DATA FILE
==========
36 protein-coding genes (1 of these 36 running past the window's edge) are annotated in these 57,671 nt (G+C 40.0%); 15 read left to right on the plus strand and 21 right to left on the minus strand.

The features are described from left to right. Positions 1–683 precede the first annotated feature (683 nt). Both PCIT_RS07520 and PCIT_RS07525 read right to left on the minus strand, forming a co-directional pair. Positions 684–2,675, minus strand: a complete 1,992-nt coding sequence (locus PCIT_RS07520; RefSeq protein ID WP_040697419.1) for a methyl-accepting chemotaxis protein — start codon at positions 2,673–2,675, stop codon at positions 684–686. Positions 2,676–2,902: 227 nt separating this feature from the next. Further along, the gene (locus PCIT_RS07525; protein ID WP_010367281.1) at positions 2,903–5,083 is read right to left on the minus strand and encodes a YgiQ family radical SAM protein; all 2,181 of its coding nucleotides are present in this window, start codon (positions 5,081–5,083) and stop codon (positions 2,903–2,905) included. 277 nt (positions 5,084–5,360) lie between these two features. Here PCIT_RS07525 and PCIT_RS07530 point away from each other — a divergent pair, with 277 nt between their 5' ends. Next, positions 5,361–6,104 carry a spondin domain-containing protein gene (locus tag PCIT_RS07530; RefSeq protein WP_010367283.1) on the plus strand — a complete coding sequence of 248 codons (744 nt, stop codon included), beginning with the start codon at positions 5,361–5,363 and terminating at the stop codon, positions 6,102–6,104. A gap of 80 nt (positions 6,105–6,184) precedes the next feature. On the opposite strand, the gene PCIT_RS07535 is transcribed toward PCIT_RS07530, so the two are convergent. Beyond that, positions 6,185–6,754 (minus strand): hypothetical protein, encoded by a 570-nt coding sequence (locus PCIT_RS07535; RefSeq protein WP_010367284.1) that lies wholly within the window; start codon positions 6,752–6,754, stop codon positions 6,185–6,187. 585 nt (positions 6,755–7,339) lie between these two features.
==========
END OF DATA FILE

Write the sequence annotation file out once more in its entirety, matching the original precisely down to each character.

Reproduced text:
36 protein-coding genes (1 of these 36 running past the window's edge) are annotated in these 57,671 nt (G+C 40.0%); 15 read left to right on the plus strand and 21 right to left on the minus strand.

The features are described from left to right. Positions 1–683 precede the first annotated feature (683 nt). Both PCIT_RS07520 and PCIT_RS07525 read right to left on the minus strand, forming a co-directional pair. Positions 684–2,675, minus strand: a complete 1,992-nt coding sequence (locus PCIT_RS07520; RefSeq protein ID WP_040697419.1) for a methyl-accepting chemotaxis protein — start codon at positions 2,673–2,675, stop codon at positions 684–686. Positions 2,676–2,902: 227 nt separating this feature from the next. Further along, the gene (locus PCIT_RS07525; protein ID WP_010367281.1) at positions 2,903–5,083 is read right to left on the minus strand and encodes a YgiQ family radical SAM protein; all 2,181 of its coding nucleotides are present in this window, start codon (positions 5,081–5,083) and stop codon (positions 2,903–2,905) included. 277 nt (positions 5,084–5,360) lie between these two features. Here PCIT_RS07525 and PCIT_RS07530 point away from each other — a divergent pair, with 277 nt between their 5' ends. Next, positions 5,361–6,104 carry a spondin domain-containing protein gene (locus tag PCIT_RS07530; RefSeq protein WP_010367283.1) on the plus strand — a complete coding sequence of 248 codons (744 nt, stop codon included), beginning with the start codon at positions 5,361–5,363 and terminating at the stop codon, positions 6,102–6,104. A gap of 80 nt (positions 6,105–6,184) precedes the next feature. On the opposite strand, the gene PCIT_RS07535 is transcribed toward PCIT_RS07530, so the two are convergent. Beyond that, positions 6,185–6,754 (minus strand): hypothetical protein, encoded by a 570-nt coding sequence (locus PCIT_RS07535; RefSeq protein WP_010367284.1) that lies wholly within the window; start codon positions 6,752–6,754, stop codon positions 6,185–6,187. 585 nt (positions 6,755–7,339) lie between these two features.